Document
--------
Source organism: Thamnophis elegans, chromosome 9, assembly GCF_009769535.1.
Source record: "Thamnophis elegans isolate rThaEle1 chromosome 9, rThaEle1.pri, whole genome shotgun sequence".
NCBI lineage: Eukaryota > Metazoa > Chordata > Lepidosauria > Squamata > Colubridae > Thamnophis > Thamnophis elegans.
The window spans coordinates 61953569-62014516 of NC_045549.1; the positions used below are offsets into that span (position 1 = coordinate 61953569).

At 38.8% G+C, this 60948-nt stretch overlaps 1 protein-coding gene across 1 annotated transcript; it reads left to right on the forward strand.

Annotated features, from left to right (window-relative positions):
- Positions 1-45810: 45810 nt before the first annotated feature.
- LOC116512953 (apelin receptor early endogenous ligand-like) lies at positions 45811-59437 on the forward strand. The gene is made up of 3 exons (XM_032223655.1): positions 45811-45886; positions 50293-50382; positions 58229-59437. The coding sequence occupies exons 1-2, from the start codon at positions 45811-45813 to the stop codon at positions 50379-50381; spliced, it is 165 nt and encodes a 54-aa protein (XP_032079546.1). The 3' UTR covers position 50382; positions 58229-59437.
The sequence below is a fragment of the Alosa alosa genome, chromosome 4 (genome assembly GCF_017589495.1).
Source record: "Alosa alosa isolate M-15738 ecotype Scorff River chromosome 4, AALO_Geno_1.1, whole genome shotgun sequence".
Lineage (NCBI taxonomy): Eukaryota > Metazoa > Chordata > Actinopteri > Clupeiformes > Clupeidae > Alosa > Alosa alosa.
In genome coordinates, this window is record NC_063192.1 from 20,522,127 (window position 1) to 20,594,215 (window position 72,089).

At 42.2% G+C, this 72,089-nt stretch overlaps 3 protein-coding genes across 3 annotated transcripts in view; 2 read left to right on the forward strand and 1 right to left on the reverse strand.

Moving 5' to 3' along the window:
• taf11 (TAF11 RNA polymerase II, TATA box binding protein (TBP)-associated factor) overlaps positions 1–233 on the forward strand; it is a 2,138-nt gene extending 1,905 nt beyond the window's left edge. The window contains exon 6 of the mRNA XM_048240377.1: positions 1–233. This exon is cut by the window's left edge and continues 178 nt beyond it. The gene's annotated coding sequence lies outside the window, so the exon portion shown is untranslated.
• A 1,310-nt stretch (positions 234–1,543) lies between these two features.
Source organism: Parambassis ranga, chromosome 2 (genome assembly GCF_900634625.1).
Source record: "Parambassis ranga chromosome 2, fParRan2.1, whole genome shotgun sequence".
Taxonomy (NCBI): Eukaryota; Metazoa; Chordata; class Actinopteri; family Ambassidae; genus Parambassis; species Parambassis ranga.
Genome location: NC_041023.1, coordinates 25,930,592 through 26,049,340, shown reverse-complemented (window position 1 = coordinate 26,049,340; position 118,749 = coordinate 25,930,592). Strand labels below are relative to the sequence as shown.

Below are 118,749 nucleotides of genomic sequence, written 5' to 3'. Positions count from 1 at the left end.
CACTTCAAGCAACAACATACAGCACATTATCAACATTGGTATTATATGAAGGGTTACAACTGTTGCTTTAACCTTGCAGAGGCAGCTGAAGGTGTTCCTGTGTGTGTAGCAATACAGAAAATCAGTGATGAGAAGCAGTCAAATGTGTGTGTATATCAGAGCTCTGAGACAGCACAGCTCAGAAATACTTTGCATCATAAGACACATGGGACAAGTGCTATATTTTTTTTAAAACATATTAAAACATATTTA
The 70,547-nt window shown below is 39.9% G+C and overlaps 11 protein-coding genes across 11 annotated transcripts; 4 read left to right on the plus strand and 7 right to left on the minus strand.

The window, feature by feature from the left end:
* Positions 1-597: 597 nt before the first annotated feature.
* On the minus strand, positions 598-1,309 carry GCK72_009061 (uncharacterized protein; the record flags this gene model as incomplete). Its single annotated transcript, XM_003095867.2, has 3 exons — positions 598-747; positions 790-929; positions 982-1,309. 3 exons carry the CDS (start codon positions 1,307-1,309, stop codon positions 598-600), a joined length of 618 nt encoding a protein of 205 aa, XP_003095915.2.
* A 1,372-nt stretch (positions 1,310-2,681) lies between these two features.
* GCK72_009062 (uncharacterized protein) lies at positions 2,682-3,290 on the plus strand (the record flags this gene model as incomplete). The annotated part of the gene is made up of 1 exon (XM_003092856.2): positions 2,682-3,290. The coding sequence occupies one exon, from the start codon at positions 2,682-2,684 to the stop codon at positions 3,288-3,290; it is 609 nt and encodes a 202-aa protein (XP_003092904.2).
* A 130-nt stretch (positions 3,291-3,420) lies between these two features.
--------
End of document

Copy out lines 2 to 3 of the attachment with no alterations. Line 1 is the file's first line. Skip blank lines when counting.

Source record: "Thamnophis elegans isolate rThaEle1 chromosome 9, rThaEle1.pri, whole genome shotgun sequence".
NCBI lineage: Eukaryota > Metazoa > Chordata > Lepidosauria > Squamata > Colubridae > Thamnophis > Thamnophis elegans.